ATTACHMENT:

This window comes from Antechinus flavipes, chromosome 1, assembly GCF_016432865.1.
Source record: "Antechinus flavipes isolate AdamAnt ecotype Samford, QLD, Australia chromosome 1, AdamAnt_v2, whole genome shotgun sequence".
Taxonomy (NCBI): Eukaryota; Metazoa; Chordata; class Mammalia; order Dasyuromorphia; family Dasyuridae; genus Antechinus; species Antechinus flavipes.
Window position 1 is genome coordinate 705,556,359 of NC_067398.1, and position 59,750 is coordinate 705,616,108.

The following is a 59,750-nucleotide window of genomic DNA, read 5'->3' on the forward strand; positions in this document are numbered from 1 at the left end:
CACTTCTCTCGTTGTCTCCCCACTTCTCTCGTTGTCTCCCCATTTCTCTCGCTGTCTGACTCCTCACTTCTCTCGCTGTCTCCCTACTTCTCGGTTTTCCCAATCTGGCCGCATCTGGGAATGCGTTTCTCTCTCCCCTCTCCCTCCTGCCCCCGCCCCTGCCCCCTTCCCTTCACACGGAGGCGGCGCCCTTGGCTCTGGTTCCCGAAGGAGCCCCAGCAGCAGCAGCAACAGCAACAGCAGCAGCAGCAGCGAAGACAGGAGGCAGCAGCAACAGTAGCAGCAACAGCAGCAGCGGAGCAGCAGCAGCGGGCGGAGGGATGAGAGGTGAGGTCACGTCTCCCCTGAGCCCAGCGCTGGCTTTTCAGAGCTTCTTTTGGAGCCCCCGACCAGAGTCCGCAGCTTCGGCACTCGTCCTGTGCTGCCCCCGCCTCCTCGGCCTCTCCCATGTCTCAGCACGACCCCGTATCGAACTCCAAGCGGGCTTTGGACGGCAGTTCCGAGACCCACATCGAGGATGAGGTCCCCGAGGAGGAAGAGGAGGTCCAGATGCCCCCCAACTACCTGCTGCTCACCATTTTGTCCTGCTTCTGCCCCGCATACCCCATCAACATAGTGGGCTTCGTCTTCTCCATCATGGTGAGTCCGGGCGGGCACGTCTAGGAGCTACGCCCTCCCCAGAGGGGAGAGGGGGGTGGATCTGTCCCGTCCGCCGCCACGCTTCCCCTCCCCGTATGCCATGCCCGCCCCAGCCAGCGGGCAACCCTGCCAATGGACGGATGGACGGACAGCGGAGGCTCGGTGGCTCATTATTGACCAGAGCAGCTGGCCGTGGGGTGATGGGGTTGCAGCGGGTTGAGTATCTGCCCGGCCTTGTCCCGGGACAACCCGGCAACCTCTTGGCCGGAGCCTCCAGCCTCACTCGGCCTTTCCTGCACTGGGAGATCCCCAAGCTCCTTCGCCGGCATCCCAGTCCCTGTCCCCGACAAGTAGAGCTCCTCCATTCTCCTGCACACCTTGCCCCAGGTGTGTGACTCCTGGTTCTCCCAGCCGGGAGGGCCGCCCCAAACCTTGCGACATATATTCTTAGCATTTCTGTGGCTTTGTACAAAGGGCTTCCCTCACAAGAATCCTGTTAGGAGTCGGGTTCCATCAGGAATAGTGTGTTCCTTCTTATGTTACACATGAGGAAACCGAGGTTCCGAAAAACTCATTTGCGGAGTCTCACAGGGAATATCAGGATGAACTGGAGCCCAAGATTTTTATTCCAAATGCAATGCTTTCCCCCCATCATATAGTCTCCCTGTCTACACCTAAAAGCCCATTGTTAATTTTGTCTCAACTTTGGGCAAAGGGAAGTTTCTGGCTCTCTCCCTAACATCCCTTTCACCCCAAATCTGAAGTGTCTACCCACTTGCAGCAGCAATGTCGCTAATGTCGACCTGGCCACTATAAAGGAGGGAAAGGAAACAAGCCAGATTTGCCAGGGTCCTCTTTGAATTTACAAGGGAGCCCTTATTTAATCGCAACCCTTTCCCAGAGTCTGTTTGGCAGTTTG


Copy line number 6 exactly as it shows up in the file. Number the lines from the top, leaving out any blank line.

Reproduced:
CACTTCTCTCGTTGTCTCCCCACTTCTCTCGTTGTCTCCCCATTTCTCTCGCTGTCTGACTCCTCACTTCTCTCGCTGTCTCCCTACTTCTCGGTTTTCCCAATCTGGCCGCATCTGGGAATGCGTTTCTCTCTCCCCTCTCCCTCCTGCCCCCGCCCCTGCCCCCTTCCCTTCACACGGAGGCGGCGCCCTTGGCTCTGGTTCCCGAAGGAGCCCCAGCAGCAGCAGCAACAGCAACAGCAGCAGCAGCAGCGAAGACAGGAGGCAGCAGCAACAGTAGCAGCAACAGCAGCAGCGGAGCAGCAGCAGCGGGCGGAGGGATGAGAGGTGAGGTCACGTCTCCCCTGAGCCCAGCGCTGGCTTTTCAGAGCTTCTTTTGGAGCCCCCGACCAGAGTCCGCAGCTTCGGCACTCGTCCTGTGCTGCCCCCGCCTCCTCGGCCTCTCCCATGTCTCAGCACGACCCCGTATCGAACTCCAAGCGGGCTTTGGACGGCAGTTCCGAGACCCACATCGAGGATGAGGTCCCCGAGGAGGAAGAGGAGGTCCAGATGCCCCCCAACTACCTGCTGCTCACCATTTTGTCCTGCTTCTGCCCCGCATACCCCATCAACATAGTGGGCTTCGTCTTCTCCATCATGGTGAGTCCGGGCGGGCACGTCTAGGAGCTACGCCCTCCCCAGAGGGGAGAGGGGGGTGGATCTGTCCCGTCCGCCGCCACGCTTCCCCTCCCCGTATGCCATGCCCGCCCCAGCCAGCGGGCAACCCTGCCAATGGACGGATGGACGGACAGCGGAGGCTCGGTGGCTCATTATTGACCAGAGCAGCTGGCCGTGGGGTGATGGGGTTGCAGCGGGTTGAGTATCTGCCCGGCCTTGTCCCGGGACAACCCGGCAACCTCTTGGCCGGAGCCTCCAGCCTCACTCGGCCTTTCCTGCACTGGGAGATCCCCAAGCTCCTTCGCCGGCATCCCAGTCCCTGTCCCCGACAAGTAGAGCTCCTCCATTCTCCTGCACACCTTGCCCCAGGTGTGTGACTCCTGGTTCTCCCAGCCGGGAGGGCCGCCCCAAACCTTGCGACATATATTCTTAGCATTTCTGTGGCTTTGTACAAAGGGCTTCCCTCACAAGAATCCTGTTAGGAGTCGGGTTCCATCAGGAATAGTGTGTTCCTTCTTATGTTACACATGAGGAAACCGAGGTTCCGAAAAACTCATTTGCGGAGTCTCACAGGGAATATCAGGATGAACTGGAGCCCAAGATTTTTATTCCAAATGCAATGCTTTCCCCCCATCATATAGTCTCCCTGTCTACACCTAAAAGCCCATTGTTAATTTTGTCTCAACTTTGGGCAAAGGGAAGTTTCTGGCTCTCTCCCTAACATCCCTTTCACCCCAAATCTGAAGTGTCTACCCACTTGCAGCAGCAATGTCGCTAATGTCGACCTGGCCACTATAAAGGAGGGAAAGGAAACAAGCCAGATTTGCCAGGGTCCTCTTTGAATTTACAAGGGAGCCCTTATTTAATCGCAACCCTTTCCCAGAGTCTGTTTGGCAGTTTG